Just as with college admissions, a private high school's decision about whether or not to admit is based on several factors, including transcripts from past years of school, teacher references, and standardised test scores. However, at most private schools, an admissions officer will also want to meet with the applicant for a one-on-one interview to assess whether she is a good fit for the school. The candidate should be prepared to answer some straightforward but thought-provoking questions.
"What are your best accomplishments to date?"
Since candidates for high school admissions tend to be young teens, they are not expected to have long resumes of past successes. Nonetheless, the interviewer is likely to want to know how the candidate sees herself in terms of particular accomplishments. This question is aimed at discerning what it is that the applicant considers important. For example, the fact that the applicant started a recycling program at middle school will mean more to an admissions officer than a track medal, because it suggests that the applicant has initiative, energy and an eagerness to make community improvements--priorities that will probably benefit the high school.
"What is your favourite book, and why?"
Many people draw a blank when asked what they've read recently. The applicant must be prepared to talk about books read and go beyond the obvious classics that an admissions officer will know was required school reading. The candidate should have reasons for naming the book stated, explaining how the book was particularly impactful: whether it taught about a particular phase of history, reflected one of the candidate's own life challenges, or introduced a new society.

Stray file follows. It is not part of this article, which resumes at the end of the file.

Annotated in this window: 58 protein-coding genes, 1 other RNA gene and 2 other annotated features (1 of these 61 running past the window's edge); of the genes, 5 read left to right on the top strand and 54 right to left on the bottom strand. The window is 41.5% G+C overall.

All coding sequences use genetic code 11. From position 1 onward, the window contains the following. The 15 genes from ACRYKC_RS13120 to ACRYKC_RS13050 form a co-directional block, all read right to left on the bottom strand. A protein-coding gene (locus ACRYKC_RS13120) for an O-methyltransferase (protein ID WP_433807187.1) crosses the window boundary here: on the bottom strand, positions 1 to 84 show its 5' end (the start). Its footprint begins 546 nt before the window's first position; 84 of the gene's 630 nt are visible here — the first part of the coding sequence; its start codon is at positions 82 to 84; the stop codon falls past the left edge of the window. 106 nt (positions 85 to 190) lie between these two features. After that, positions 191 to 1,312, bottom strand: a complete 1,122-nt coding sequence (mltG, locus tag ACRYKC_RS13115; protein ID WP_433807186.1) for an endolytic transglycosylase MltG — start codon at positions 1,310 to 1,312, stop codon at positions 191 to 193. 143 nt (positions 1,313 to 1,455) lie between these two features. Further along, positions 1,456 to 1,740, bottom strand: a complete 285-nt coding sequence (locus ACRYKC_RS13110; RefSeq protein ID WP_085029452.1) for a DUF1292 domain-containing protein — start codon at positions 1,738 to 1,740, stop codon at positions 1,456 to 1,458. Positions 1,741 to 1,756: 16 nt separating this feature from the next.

"What famous figure from the past or the present would you like to meet, and why?"
This question isn't merely to test historical knowledge; it is also meant to test the applicant's ability to synthesise the information learnt in school in a meaningful way.
If the candidate is able to respond using facts and specifics to develop a broader perspective, the admissions officer will get the impression that she has a strong academic and intellectual future ahead. There's no need for the applicant to show off by choosing a particularly arcane historical or political figure. She should just be ready to discuss any difficult decision the particular figure faced, a problem she solved, a conflict he mediated, or something else with depth beyond just historical facts.
"Do you have any questions for me?"
If the applicant has done research ahead of time and paid attention during any visits to or contact with the school prior to the interview, she might believe she already knows all she needs to know about the school. Nonetheless, this is the time to impress your interviewer with a healthy curiosity. If she really doesn't have any remaining questions about the curriculum, campus life, or special programs, she should try to find out what unique perspective the admissions officer might have. Ask the admissions officer what she considers to be the most distinguishing aspect of the school, or how she would describe the ideal student at that school.